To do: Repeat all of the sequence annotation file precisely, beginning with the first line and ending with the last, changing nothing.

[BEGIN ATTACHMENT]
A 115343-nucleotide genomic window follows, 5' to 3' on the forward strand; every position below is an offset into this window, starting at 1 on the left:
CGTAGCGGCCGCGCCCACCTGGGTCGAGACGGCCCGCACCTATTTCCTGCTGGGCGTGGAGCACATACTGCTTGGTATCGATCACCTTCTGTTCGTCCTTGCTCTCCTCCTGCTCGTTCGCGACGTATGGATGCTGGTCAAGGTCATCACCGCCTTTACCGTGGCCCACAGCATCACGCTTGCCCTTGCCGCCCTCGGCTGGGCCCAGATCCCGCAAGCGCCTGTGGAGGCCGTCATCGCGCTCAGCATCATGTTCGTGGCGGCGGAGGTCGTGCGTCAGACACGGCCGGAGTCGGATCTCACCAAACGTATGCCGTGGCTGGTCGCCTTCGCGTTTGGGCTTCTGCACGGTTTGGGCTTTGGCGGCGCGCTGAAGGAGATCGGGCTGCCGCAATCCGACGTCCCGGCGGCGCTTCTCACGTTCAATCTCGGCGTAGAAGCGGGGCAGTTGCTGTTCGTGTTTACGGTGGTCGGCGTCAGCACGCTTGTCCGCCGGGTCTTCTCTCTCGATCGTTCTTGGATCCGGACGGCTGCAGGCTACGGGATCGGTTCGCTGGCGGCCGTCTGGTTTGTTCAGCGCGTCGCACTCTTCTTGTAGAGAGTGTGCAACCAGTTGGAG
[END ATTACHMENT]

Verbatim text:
A 115343-nucleotide genomic window follows, 5' to 3' on the forward strand; every position below is an offset into this window, starting at 1 on the left:
CGTAGCGGCCGCGCCCACCTGGGTCGAGACGGCCCGCACCTATTTCCTGCTGGGCGTGGAGCACATACTGCTTGGTATCGATCACCTTCTGTTCGTCCTTGCTCTCCTCCTGCTCGTTCGCGACGTATGGATGCTGGTCAAGGTCATCACCGCCTTTACCGTGGCCCACAGCATCACGCTTGCCCTTGCCGCCCTCGGCTGGGCCCAGATCCCGCAAGCGCCTGTGGAGGCCGTCATCGCGCTCAGCATCATGTTCGTGGCGGCGGAGGTCGTGCGTCAGACACGGCCGGAGTCGGATCTCACCAAACGTATGCCGTGGCTGGTCGCCTTCGCGTTTGGGCTTCTGCACGGTTTGGGCTTTGGCGGCGCGCTGAAGGAGATCGGGCTGCCGCAATCCGACGTCCCGGCGGCGCTTCTCACGTTCAATCTCGGCGTAGAAGCGGGGCAGTTGCTGTTCGTGTTTACGGTGGTCGGCGTCAGCACGCTTGTCCGCCGGGTCTTCTCTCTCGATCGTTCTTGGATCCGGACGGCTGCAGGCTACGGGATCGGTTCGCTGGCGGCCGTCTGGTTTGTTCAGCGCGTCGCACTCTTCTTGTAGAGAGTGTGCAACCAGTTGGAG